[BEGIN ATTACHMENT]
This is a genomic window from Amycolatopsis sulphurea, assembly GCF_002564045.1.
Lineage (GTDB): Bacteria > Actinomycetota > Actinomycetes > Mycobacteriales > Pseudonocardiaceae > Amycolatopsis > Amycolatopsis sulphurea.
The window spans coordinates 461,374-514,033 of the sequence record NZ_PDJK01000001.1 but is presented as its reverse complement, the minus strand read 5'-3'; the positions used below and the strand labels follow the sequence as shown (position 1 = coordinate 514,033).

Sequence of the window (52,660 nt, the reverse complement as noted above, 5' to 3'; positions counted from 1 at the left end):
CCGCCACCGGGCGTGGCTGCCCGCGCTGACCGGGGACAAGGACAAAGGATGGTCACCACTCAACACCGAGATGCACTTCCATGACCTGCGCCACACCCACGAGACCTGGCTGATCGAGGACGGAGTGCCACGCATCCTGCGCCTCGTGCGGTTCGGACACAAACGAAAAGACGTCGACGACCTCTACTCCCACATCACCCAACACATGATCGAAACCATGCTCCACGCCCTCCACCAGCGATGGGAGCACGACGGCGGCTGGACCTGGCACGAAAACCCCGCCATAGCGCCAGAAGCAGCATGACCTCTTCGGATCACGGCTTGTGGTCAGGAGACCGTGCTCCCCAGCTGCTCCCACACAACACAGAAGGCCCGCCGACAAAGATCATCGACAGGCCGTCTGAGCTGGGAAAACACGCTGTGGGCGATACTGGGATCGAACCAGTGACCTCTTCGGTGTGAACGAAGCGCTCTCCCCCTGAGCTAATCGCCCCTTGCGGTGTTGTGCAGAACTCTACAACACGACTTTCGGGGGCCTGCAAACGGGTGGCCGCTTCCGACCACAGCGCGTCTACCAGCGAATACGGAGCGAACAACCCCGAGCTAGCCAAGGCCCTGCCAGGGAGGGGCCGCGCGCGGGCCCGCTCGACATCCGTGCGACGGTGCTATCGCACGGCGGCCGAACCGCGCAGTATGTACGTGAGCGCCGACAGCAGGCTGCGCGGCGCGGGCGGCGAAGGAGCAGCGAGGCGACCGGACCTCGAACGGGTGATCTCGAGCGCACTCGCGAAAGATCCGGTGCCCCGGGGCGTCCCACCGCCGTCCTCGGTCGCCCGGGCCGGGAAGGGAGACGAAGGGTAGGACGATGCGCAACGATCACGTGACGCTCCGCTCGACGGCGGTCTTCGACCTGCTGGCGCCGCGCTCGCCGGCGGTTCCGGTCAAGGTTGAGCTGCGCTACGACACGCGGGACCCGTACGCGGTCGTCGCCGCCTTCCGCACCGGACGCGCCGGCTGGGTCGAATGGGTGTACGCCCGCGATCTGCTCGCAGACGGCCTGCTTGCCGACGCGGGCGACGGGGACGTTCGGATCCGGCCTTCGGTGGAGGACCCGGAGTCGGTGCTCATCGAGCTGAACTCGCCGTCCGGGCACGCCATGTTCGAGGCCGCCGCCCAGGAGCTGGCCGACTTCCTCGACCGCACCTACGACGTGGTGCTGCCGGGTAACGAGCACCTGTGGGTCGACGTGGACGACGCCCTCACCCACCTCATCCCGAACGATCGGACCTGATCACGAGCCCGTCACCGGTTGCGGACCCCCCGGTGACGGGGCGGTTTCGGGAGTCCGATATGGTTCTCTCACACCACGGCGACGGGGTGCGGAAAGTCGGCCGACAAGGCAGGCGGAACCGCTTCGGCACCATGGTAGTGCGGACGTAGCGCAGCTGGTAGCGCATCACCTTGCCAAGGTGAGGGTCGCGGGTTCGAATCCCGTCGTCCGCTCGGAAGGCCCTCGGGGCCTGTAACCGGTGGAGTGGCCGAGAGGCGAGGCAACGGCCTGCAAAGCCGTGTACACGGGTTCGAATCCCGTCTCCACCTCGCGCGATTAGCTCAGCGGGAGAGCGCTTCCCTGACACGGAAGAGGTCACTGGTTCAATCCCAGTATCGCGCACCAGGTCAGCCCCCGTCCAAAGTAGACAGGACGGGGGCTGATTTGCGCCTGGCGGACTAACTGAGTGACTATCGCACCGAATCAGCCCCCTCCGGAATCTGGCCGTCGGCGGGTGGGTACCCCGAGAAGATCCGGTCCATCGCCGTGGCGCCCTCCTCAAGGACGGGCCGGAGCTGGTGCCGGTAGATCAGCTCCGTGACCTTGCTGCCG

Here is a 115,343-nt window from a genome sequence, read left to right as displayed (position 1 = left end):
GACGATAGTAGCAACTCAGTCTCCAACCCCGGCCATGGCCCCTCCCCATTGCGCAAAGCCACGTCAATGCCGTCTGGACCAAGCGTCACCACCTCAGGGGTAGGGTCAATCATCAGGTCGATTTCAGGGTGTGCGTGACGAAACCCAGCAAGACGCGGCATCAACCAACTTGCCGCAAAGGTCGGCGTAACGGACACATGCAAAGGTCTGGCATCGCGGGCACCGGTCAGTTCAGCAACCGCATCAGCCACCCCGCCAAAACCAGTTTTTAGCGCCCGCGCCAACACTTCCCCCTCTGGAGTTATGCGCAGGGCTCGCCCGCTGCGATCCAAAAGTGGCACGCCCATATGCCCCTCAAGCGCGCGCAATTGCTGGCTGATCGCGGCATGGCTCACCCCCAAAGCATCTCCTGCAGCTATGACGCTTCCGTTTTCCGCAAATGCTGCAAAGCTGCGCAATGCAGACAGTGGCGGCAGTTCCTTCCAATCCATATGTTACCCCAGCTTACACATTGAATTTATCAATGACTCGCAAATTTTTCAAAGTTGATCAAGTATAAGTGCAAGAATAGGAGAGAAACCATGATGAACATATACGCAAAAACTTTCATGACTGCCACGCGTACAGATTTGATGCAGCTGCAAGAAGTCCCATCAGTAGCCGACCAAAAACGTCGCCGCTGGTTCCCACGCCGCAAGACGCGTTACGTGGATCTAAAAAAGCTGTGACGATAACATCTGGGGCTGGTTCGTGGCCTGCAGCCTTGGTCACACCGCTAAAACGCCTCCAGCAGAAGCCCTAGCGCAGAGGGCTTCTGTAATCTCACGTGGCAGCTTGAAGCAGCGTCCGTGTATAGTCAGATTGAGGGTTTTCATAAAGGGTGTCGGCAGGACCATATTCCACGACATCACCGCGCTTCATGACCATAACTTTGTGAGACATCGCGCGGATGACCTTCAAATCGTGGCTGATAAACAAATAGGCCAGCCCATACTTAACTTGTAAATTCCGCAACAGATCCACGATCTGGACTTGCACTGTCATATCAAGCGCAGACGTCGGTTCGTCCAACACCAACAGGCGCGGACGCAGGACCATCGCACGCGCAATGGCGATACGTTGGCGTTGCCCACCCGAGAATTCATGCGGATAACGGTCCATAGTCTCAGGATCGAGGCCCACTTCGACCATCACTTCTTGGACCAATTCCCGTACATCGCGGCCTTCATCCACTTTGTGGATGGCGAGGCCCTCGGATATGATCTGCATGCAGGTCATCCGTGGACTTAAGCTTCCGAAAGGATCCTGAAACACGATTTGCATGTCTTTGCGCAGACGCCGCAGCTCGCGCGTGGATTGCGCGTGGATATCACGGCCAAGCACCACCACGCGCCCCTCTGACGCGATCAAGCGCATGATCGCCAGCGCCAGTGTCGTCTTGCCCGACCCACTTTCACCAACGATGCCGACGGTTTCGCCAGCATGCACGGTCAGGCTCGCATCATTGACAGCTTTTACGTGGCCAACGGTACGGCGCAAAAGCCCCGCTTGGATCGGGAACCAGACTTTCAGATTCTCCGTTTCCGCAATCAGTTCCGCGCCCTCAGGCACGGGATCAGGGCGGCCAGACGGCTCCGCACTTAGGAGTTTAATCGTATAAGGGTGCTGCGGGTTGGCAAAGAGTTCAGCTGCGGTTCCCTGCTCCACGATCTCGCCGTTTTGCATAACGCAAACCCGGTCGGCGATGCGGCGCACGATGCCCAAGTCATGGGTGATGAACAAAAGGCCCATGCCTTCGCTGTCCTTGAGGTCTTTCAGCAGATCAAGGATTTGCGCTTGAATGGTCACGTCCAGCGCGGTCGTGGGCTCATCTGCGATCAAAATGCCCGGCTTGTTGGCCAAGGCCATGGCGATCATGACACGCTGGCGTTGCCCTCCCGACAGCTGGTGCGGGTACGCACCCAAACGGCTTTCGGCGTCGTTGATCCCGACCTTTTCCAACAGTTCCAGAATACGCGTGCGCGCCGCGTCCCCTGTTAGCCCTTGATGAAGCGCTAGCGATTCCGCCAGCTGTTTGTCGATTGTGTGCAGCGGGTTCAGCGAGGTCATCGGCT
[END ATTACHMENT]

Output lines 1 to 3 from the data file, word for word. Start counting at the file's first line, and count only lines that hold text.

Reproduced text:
This is a genomic window from Amycolatopsis sulphurea, assembly GCF_002564045.1.
Lineage (GTDB): Bacteria > Actinomycetota > Actinomycetes > Mycobacteriales > Pseudonocardiaceae > Amycolatopsis > Amycolatopsis sulphurea.
The window spans coordinates 461,374-514,033 of the sequence record NZ_PDJK01000001.1 but is presented as its reverse complement, the minus strand read 5'-3'; the positions used below and the strand labels follow the sequence as shown (position 1 = coordinate 514,033).